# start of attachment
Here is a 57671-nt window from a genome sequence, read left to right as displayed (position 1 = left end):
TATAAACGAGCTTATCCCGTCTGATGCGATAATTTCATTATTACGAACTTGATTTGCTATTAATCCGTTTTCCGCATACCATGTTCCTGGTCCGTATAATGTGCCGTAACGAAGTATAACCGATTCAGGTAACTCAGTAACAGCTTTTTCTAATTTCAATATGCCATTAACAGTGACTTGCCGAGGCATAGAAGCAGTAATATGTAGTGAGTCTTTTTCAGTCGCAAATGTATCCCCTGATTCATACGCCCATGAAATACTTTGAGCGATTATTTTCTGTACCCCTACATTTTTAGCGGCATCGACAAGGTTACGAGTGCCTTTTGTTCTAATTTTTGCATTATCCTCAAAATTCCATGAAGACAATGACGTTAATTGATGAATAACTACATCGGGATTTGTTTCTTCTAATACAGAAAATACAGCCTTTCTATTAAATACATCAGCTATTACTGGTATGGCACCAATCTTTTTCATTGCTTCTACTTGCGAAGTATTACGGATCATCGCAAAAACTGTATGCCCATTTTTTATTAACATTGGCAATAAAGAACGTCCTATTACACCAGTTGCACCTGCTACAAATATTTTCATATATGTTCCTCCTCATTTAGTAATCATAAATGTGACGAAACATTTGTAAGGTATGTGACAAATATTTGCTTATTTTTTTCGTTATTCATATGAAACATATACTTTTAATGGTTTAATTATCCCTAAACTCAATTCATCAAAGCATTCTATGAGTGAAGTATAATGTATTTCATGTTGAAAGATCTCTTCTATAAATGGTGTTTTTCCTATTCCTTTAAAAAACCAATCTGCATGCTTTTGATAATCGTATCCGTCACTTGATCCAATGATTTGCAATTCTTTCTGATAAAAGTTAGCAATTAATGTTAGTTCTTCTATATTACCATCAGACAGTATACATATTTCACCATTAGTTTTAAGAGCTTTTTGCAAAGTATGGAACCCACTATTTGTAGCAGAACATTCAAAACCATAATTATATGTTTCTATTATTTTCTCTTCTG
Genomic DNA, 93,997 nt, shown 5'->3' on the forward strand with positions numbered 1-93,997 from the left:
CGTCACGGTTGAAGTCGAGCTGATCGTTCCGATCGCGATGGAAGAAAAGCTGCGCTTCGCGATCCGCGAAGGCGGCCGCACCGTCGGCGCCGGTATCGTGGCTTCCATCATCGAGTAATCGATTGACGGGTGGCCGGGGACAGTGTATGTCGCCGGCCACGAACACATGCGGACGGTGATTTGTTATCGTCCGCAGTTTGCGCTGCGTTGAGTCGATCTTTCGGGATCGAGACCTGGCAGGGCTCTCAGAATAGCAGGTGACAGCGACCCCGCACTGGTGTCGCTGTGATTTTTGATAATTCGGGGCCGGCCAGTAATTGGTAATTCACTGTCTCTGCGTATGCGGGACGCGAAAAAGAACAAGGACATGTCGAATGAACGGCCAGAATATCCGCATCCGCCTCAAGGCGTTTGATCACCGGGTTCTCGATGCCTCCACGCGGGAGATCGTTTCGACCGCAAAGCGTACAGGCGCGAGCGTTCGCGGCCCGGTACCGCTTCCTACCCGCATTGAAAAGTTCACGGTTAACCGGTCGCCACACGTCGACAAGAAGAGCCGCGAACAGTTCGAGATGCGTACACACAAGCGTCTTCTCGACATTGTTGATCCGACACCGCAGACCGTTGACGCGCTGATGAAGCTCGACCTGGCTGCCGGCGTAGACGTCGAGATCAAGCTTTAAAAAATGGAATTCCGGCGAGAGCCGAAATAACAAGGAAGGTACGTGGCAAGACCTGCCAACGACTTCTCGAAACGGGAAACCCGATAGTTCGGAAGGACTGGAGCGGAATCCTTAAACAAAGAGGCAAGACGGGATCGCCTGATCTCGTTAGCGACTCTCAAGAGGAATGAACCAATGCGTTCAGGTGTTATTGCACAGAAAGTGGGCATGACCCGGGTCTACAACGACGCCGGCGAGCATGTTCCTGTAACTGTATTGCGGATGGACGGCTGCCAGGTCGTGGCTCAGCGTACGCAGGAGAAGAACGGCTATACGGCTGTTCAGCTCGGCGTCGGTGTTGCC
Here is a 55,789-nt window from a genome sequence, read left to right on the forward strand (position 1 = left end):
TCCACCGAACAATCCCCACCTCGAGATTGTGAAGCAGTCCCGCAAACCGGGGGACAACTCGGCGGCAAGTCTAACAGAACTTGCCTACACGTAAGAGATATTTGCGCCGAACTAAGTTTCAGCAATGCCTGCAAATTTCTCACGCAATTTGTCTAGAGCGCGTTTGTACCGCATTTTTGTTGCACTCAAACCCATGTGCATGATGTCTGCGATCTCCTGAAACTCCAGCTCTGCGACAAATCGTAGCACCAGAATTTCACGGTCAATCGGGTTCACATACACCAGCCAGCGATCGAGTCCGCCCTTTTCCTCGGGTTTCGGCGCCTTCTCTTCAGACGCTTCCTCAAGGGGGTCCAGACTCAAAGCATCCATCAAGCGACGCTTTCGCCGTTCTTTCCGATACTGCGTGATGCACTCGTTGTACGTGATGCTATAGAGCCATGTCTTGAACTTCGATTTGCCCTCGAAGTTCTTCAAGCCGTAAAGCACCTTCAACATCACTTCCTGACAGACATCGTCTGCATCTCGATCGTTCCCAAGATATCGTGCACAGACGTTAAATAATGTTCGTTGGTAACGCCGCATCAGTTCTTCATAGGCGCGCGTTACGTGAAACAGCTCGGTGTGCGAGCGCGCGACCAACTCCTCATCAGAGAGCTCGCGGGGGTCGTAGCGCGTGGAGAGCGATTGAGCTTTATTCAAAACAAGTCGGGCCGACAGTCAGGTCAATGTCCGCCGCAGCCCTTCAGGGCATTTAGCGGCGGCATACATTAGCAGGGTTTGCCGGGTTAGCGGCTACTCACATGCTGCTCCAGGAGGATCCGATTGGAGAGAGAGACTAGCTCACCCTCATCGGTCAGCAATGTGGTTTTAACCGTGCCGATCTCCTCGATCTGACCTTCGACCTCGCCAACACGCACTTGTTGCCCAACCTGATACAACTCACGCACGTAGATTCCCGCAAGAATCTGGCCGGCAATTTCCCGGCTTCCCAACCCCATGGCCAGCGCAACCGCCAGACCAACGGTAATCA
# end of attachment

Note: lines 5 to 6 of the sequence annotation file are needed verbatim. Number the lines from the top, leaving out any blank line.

Here is a 55,789-nt window from a genome sequence, read left to right on the forward strand (position 1 = left end):
TCCACCGAACAATCCCCACCTCGAGATTGTGAAGCAGTCCCGCAAACCGGGGGACAACTCGGCGGCAAGTCTAACAGAACTTGCCTACACGTAAGAGATATTTGCGCCGAACTAAGTTTCAGCAATGCCTGCAAATTTCTCACGCAATTTGTCTAGAGCGCGTTTGTACCGCATTTTTGTTGCACTCAAACCCATGTGCATGATGTCTGCGATCTCCTGAAACTCCAGCTCTGCGACAAATCGTAGCACCAGAATTTCACGGTCAATCGGGTTCACATACACCAGCCAGCGATCGAGTCCGCCCTTTTCCTCGGGTTTCGGCGCCTTCTCTTCAGACGCTTCCTCAAGGGGGTCCAGACTCAAAGCATCCATCAAGCGACGCTTTCGCCGTTCTTTCCGATACTGCGTGATGCACTCGTTGTACGTGATGCTATAGAGCCATGTCTTGAACTTCGATTTGCCCTCGAAGTTCTTCAAGCCGTAAAGCACCTTCAACATCACTTCCTGACAGACATCGTCTGCATCTCGATCGTTCCCAAGATATCGTGCACAGACGTTAAATAATGTTCGTTGGTAACGCCGCATCAGTTCTTCATAGGCGCGCGTTACGTGAAACAGCTCGGTGTGCGAGCGCGCGACCAACTCCTCATCAGAGAGCTCGCGGGGGTCGTAGCGCGTGGAGAGCGATTGAGCTTTATTCAAAACAAGTCGGGCCGACAGTCAGGTCAATGTCCGCCGCAGCCCTTCAGGGCATTTAGCGGCGGCATACATTAGCAGGGTTTGCCGGGTTAGCGGCTACTCACATGCTGCTCCAGGAGGATCCGATTGGAGAGAGAGACTAGCTCACCCTCATCGGTCAGCAATGTGGTTTTAACCGTGCCGATCTCCTCGATCTGACCTTCGACCTCGCCAACACGCACTTGTTGCCCAACCTGATACAACTCACGCACGTAGATTCCCGCAAGAATCTGGCCGGCAATTTCCCGGCTTCCCAACCCCATGGCCAGCGCAACCGCCAGACCAACGGTAATCA